C#: IEnumerable and Yield, not as easy as you thought

The concept of IEnumerable is probably quite well known, when we want to browse all the elements in a list, we often use the foreach function as follows.

foreach(Student student in students) {}
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Photo by Pankaj Patel on Unsplash

Recalling on IEnumerable

An IEnumerable array has the following properties:
A read-only array that can only be read, cannot add or remove elements.
Only browse in one direction, from beginning to end.
Consider the following scenario, if we want to read a list of students from the file, we usually write

public List<Student> ReadStudentsFromFile(string fileName){   string[] lines = File.ReadAllLines(fileName);    // Create an empty list
List<Student> result = new List<Student>();
foreach (var line in lines){ Student student = ParseTextToStudent(line);
result.Add(student); //Add student into list
}
return result; // Return list
}
var students = ReadStudentsFromFile("students.txt");foreach(var student in students) {};
// Change the return type to IEnumerable
public IEnumerable <Student> ReadStudentsFromFile (string fileName)
{
string [] lines = File.ReadAllLines (fileName);
foreach (var line in lines)
{
Student student = ParseTextToStudent (line);
yield return student; // YIELD NÈ
}
}

// Used the same
var students = ReadStudentsFromFile ("students.txt");
foreach (var student in students) {};

Differentiate between return and yield return

We all know the most basic thing when writing a method: The return keyword will end the method, return the result, without running any further statements:

public int GetNumber() { return 5; }Console.WriteLine(GetNumber());
public IEnumerable<int> GetNumber()
{
yield return 5;
yield return 10;
yield return 15;
}
foreach (int i in GetNumber()) Console.WriteLine(i); //5 10 15
  1. Browse to the next word, the program runs into command line 4, get 10 results, print to the screen.
  2. Similar to the last element, after printing, the program ends.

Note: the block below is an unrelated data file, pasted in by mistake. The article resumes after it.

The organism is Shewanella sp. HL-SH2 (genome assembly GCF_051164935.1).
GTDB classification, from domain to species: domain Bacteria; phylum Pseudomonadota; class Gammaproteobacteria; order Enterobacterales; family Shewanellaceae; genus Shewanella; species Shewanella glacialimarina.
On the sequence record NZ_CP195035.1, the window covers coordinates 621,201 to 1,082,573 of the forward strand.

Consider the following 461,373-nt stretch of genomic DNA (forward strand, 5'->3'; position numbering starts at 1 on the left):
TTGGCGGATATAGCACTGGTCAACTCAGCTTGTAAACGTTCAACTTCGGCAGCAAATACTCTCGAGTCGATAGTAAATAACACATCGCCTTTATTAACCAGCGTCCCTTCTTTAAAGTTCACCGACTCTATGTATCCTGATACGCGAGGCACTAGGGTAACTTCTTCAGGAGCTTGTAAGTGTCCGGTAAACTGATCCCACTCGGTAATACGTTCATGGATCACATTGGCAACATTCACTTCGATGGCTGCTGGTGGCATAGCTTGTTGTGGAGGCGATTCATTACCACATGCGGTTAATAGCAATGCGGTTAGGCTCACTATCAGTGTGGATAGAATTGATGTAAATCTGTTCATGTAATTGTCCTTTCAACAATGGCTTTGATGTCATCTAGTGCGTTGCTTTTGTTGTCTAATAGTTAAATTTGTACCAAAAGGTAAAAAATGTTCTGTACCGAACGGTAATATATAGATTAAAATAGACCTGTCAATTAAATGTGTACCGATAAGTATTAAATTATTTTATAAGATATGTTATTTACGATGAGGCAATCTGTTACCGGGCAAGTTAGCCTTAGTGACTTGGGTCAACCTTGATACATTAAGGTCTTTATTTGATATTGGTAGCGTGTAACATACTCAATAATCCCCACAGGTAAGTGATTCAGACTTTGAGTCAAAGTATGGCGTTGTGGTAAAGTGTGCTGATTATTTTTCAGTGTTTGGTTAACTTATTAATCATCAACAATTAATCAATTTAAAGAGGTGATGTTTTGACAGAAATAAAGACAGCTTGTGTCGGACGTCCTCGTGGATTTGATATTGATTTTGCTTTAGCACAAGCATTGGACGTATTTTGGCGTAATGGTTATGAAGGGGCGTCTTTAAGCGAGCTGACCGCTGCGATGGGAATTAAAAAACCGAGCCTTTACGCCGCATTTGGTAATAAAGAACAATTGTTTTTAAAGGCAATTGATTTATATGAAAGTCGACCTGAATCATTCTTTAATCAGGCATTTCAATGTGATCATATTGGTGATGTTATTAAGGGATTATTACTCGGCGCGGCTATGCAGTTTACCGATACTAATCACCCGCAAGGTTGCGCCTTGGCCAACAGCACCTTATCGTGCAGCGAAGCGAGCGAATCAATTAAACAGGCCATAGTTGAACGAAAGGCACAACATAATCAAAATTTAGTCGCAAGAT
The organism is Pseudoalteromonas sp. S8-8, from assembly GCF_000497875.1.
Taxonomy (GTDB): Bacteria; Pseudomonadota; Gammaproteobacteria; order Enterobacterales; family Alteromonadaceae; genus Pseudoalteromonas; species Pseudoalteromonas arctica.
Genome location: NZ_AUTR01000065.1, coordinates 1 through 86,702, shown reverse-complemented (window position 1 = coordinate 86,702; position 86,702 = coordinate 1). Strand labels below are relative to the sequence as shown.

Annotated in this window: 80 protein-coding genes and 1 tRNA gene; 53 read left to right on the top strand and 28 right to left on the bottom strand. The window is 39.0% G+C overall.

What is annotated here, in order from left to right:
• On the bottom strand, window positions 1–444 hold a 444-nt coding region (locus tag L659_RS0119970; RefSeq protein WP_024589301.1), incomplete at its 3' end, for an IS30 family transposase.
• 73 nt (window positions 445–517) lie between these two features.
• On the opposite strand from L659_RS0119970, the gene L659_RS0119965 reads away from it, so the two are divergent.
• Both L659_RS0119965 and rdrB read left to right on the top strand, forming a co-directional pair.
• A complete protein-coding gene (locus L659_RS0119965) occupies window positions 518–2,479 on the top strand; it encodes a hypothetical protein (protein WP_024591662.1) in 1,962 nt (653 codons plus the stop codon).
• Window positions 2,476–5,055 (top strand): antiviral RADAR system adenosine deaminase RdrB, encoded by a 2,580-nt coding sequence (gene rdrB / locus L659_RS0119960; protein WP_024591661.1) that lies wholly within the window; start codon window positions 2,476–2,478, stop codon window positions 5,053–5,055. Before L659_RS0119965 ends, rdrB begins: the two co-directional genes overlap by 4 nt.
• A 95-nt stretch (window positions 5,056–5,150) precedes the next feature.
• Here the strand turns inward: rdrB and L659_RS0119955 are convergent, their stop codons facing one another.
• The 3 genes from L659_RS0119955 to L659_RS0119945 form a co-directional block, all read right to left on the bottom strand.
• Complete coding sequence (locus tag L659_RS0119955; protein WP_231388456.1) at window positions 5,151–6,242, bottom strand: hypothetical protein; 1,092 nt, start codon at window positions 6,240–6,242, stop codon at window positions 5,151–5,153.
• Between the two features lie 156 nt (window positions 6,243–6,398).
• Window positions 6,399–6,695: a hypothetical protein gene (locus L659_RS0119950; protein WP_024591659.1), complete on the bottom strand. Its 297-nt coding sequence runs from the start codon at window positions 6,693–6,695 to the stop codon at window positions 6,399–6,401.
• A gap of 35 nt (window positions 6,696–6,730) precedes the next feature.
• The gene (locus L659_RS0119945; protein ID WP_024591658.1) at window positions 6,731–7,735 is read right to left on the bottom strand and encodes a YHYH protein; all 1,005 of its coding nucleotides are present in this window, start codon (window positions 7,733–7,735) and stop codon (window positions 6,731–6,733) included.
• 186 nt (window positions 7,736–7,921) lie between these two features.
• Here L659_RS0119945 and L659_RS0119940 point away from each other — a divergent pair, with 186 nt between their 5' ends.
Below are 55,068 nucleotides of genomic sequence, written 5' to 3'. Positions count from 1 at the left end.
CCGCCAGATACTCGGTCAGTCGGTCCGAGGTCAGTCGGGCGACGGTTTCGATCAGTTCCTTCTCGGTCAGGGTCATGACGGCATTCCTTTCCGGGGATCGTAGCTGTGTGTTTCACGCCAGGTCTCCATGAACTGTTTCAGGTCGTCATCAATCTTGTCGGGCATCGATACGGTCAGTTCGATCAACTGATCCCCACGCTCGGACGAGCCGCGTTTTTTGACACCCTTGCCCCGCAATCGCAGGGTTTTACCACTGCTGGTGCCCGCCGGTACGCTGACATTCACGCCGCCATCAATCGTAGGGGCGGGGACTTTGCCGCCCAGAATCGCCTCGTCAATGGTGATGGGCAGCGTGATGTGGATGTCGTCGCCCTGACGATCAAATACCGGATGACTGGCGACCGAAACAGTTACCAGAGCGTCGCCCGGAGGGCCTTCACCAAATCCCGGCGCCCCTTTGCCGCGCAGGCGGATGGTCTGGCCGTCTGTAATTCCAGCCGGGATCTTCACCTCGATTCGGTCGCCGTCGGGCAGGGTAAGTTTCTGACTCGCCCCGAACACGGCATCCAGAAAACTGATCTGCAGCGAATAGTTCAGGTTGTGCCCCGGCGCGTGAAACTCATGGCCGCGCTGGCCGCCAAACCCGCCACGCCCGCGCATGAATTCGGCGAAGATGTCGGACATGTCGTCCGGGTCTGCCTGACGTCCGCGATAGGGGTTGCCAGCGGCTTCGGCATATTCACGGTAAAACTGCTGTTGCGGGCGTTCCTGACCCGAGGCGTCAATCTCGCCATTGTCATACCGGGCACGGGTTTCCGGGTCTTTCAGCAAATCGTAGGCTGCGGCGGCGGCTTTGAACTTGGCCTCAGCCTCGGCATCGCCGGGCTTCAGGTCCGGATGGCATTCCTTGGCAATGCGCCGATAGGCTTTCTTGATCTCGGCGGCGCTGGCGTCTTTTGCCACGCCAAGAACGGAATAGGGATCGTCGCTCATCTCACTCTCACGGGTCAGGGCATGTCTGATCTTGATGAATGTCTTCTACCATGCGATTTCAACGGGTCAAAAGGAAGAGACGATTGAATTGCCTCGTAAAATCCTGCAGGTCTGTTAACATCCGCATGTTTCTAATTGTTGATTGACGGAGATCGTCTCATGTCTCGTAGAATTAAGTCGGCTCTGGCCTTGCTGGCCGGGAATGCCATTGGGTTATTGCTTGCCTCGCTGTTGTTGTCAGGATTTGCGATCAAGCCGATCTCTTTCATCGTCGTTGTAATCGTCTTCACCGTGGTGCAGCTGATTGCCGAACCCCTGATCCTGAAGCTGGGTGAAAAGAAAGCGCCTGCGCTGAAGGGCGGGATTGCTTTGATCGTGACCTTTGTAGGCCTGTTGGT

public List <Student> ReadStudentsFromFile (string fileName)
{
string [] lines = File.ReadAllLines (fileName);
List <Student> result = new List <Student> (); // Create an empty list

foreach (var line in lines)
{
Student student = ParseTextToStudent (line);
result.Add (student); // Add student to the list
}
return result; // Return the list
}

public IEnumerable <Student> YieldReadStudentsFromFile (string fileName)
{
string [] lines = File.ReadAllLines (fileName);
foreach (var line in lines)
{
Student student = ParseTextToStudent (line);
yield return student;
}
}
  • In the second method, the result is immediately after the parse is the first student, with each subsequent loop, the program will continue running into the YieldReadStudentsFromFile method, taking the result out gradually.
  • As in the above case, suppose we have 50 lines, the ParseTextToStudent function takes 1s 1 time. In the old way, when calling the
  • ReadStudentsFromFile function, we had to wait for 50 seconds. With the YieldReadStudentsFromFile function, the ParseTextToStudent function is only run whenever we read the student’s information, which greatly increases performance (If we only take the first 5 students just wait for 5s).
  • In some cases, the list returns infinite elements or taking entire elements very time-consuming, we must use yield to solve.

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